Why Is Uranus Tilted?

ice giant spins on 98-degree axis

By Jonny Lupsha, Wondrium Staff Writer

Uranus is a unique planet in our solar system for a number of reasons. It takes 84 Earth years to complete a single orbit; it smells like rotten eggs; and it rotates on its side. Why is Uranus so different from other planets?

The Uranus with moons shot from space showing all they beauty. Extremely detailed image, including elements furnished by NASA.
The planet with the most extreme length of time for its seasons is Uranus due to its planetary tilt on its axis. Photo by Vadim Sadovski / Shutterstock

Moving outward from the Sun, beyond the gas giants, we reach the ice giants: Uranus and Neptune. Uranus has two sets of rings, has completed less than three full orbits since its discovery in 1781, and has only had two seasons pass since Voyager 2 passed it in 1986.

Speaking of the changing seasons of Uranus, recently released photographs taken by the Hubble Space Telescope show that the distant ice giant is getting paler, possibly owing to seasonal change. This discovery leads to more questions than answers, especially about Uranus’s cloud cover.

So, what’s going on with this odd planet? In her video series A Field Guide to the Planets, Dr. Sabine Stanley, a Bloomberg Distinguished Professor in the Morton K. Blaustein Department of Earth and Sciences at Johns Hopkins University, answers some questions about Uranus.

Why Does Uranus Rotate on Its Side?

Uranus rotates at an angle of 98° from its orbital axis. This gives it one of its most compelling features: It appears to be turning on its side.

“Planets like Earth, Mars, and Saturn have tilts around 25°; other planets have little to no tilts, like Jupiter and Mercury,” Dr. Stanley said. “Then, of course, there was Venus, whose upside down tilt is a whopping 177°, but Uranus is the only planet rotating on its side. The most common explanation for the tilt of Uranus is that while the planet was forming, it suffered a glancing blow from an Earth-sized protoplanet.”

If such a collision occurred, it would certainly change Uranus’s rotation vector. According to Dr. Stanley, this explanation has precedent: It’s the same one used to explain other planet’s rotational tilts. In fact, angled impacts also explain the creation of Earth’s Moon.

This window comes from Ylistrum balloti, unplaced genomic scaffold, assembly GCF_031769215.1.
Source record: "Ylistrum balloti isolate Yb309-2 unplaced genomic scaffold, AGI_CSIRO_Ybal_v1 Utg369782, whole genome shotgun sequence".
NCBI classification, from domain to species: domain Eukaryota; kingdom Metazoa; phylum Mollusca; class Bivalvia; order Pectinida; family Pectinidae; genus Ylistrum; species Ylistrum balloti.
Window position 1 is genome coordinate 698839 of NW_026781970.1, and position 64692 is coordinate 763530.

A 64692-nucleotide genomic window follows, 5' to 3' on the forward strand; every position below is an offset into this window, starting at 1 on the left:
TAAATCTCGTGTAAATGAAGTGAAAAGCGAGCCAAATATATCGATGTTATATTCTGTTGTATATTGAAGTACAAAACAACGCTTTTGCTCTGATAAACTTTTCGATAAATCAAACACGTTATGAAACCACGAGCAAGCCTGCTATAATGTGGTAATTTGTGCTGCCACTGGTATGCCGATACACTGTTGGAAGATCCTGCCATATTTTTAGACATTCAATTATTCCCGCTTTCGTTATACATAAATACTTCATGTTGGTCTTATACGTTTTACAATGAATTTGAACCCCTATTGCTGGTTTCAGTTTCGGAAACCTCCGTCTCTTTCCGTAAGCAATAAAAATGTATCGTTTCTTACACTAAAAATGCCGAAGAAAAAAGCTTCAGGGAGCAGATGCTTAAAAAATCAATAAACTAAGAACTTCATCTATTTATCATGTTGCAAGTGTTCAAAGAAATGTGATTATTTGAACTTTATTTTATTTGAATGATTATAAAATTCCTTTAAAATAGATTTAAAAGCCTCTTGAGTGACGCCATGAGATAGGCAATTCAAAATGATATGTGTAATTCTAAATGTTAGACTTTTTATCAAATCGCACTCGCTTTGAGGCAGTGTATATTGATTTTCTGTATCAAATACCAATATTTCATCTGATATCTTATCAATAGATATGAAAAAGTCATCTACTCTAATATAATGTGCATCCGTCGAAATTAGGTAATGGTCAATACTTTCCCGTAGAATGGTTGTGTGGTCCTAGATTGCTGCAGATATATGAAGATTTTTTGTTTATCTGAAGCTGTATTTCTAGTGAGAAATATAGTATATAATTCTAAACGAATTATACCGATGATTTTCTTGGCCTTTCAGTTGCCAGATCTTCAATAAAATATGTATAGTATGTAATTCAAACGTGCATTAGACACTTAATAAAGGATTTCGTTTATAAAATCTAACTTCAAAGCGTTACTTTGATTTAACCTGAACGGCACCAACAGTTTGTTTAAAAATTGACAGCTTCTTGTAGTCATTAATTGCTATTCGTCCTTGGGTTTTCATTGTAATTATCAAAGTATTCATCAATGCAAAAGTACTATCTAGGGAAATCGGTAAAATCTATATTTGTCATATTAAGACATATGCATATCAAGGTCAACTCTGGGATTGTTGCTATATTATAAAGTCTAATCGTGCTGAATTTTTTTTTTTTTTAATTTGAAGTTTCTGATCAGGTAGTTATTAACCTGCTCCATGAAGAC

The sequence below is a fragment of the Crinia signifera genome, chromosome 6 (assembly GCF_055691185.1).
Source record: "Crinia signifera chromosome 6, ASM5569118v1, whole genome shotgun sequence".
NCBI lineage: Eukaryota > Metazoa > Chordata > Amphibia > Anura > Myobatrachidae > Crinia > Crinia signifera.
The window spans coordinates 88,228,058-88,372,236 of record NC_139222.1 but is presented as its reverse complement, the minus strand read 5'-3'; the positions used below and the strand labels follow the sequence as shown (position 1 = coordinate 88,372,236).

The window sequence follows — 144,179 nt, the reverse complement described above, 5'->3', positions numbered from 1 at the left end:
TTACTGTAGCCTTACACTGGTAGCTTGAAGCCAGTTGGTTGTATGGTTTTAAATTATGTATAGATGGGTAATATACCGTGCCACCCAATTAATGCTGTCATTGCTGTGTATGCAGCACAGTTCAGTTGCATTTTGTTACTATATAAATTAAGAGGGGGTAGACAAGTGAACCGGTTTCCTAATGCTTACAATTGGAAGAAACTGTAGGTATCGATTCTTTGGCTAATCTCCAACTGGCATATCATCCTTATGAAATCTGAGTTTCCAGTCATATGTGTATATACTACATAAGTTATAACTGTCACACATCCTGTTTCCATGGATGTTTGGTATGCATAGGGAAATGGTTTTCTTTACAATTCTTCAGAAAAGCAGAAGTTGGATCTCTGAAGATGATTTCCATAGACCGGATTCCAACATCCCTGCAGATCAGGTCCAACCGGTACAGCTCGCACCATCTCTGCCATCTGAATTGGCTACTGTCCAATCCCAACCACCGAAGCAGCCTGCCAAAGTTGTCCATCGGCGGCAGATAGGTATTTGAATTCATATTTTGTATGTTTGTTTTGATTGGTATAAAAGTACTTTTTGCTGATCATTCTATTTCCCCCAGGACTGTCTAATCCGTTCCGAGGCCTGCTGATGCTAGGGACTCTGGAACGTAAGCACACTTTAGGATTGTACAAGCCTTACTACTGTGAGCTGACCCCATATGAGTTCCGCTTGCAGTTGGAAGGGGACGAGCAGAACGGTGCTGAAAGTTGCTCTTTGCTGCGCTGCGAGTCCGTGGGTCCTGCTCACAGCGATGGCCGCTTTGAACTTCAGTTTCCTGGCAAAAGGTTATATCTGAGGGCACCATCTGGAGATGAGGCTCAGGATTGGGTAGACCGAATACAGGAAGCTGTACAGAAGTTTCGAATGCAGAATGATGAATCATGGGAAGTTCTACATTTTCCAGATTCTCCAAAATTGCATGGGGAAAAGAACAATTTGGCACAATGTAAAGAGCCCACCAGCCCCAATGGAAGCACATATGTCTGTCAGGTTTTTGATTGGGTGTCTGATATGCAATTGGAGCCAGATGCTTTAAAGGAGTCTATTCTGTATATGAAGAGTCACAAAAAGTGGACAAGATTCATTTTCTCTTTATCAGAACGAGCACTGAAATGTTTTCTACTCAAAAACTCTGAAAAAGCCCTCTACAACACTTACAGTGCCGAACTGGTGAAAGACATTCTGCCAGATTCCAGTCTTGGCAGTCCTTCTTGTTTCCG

“What’s a bit unsatisfying is that this means a major property of yet another planet was the result of yet another chance encounter early in the solar system,” she said.

How Do Seasons Change on Uranus?

On Earth, we experienced the vernal equinox last week. On Uranus, the vernal equinox last occurred in 2007—and summer won’t come until 2028. And since the planet rotates at a 98° angle, the changing of seasons differs greatly compared to other planets.

“Let’s say you lived in the northern hemisphere on Uranus, at latitudes similar to the U.S. or Europe,” Dr. Stanley said. “In northern summer, you would constantly face the Sun, experiencing no night. It would be a single summer day that would last 21 Earth years! If you don’t head south for winter, you’ll have a single night lasting another 21 years.”

Spring and fall are an entirely different story. Different latitudes of the planet face the Sun as Uranus moves along its orbit. Around the times of the spring and fall equinoxes, Uranus will feature far more typical day-night cycles.

“On planets like Earth that have a smaller axis tilt, the equatorial regions experience the most solar heating when averaged over the year,” Dr. Stanley said. “But on Uranus, if you average over the Uranian year, it’s the poles that get the most sunlight. But there are huge chunks of time—decades—where each pole receives no sunlight at all.

“We have to completely rethink how weather patterns and climate are related to seasons for a planet like Uranus.”

A Field Guide to the Planets is now available to stream on Wondrium.

Edited by Angela Shoemaker, Wondrium Daily